Sunday, December 25, 2011

Cable Car

Long time no write!  While I have had a number of ideas for blog posts, to date none of them ever got past the draft stage, as they either ended up not being as interesting as I first thought they would be, or they were related to a current event and I didn't write them in time to matter to the conversation.  The good thing about reviewing board games is that they're always just there, waiting for you to play them.  And that was the situation with Cable Car, it was just waiting for me to actually get it back on the table so I could write about it.  I wasn't able to do that until yesterday, but now that I've done it let's look at this enjoyable tile laying game.

Cable Car is a re-implementation of the game Metro.  There are two differences between the games.  The first is that Metro has the theme of rails in Paris, where Cable Car has the theme of rails in San Francisco.  The second is that Cable Car comes with an expansion called "Cable Car Company" that changes the way the game is played.  I have never played with this expansion, so I will only briefly touch on it at the end.

The game is played on an 8x8 grid, which is entirely open except for a 2x2 section in the middle of the board.  Around the edge of the board are 32 rail houses.  Depending on the number of players (the game handles from 2 to 6 players), each player will have a number of cable cars starting around the board, along with 32 rail terminus stations.  Each turn the players will place a tile on an open space on the board, with each tile representing a variety of rail layouts.  As more and more tiles are laid, cable cars get connected to rail terminii.  When that happens, you look and see how long the route is, and the longer the route, the more points the player scores.  If you happen to connect a route to the power station in the 2x2 section in the middle of the board, you score double the points.  Thus, competition to get to the power station can be fierce.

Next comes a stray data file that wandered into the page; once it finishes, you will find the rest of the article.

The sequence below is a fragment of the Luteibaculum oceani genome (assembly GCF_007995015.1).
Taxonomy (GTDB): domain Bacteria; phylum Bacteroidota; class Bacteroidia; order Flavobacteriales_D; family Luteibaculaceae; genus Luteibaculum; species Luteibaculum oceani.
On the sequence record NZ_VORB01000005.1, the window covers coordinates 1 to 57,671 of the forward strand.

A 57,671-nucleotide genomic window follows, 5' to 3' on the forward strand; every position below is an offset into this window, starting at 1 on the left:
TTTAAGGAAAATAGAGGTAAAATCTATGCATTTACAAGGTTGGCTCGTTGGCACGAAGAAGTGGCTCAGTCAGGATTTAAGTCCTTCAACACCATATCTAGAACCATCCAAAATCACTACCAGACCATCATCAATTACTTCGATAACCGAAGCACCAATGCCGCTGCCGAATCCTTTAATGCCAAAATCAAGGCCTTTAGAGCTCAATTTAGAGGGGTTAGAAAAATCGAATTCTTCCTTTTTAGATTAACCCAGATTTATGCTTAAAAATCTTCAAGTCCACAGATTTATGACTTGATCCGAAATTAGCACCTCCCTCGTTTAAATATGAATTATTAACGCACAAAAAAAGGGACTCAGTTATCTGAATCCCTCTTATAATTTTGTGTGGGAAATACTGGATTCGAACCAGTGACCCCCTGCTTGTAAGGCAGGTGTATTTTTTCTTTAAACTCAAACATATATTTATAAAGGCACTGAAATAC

The real trick to this game is in the way that you have to focus on your own routes as well as the routes of the other players.  To win the game you will have to play tiles in such a way that your routes are lengthened while giving the other players short routes.  This isn't easy, especially when playing with experienced players.  A good game of Cable Car will have a fair amount of griping and sniping around the table, as each player messes up the other players' plans in turn around the table.  Still, even if you get hosed, a game shouldn't take much more than 30 minutes, so you can always give it another shot.

The "Cable Car Company" expansions changes the game such that each player doesn't control just one color, but all colors are used, each representing a different cable car company.  Players then buy stock shares in each company.  You still lay tiles to complete routes on the board, but you are trying to make sure that the companies you have invested in have the best routes.  I haven't played this version of the game, so I can't speak to how much it changes the base game.

I got this game because while I have a number of heavy games in my collection, I don't have a lot of quick, easy to learn games.  Metro fills that role nicely, and is a quick, enjoyable game of strategy with a "screw your neighbor" mechanic.  The only bad thing I can say about the game is that the box it comes in is almost twice as big as it needs to be, so it takes up more shelf space than it should.  If that is a game's only problem, I'll happily take it.